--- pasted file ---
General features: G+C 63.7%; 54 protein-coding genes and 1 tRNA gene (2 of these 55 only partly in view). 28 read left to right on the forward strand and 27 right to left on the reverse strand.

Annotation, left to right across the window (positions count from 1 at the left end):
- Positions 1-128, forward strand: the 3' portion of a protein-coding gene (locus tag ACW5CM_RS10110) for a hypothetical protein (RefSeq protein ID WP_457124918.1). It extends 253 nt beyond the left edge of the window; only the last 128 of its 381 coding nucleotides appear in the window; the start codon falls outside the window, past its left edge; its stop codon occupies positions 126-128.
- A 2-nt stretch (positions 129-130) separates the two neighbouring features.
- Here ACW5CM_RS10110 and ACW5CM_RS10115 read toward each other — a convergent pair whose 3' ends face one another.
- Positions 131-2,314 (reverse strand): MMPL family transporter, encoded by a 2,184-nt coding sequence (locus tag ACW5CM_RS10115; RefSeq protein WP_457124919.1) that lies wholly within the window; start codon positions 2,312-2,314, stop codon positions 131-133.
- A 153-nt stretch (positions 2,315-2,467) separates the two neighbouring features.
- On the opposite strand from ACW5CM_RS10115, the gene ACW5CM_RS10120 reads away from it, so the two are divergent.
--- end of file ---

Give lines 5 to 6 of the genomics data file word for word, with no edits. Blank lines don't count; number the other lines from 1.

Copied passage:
- Here ACW5CM_RS10110 and ACW5CM_RS10115 read toward each other — a convergent pair whose 3' ends face one another.
- Positions 131-2,314 (reverse strand): MMPL family transporter, encoded by a 2,184-nt coding sequence (locus tag ACW5CM_RS10115; RefSeq protein WP_457124919.1) that lies wholly within the window; start codon positions 2,312-2,314, stop codon positions 131-133.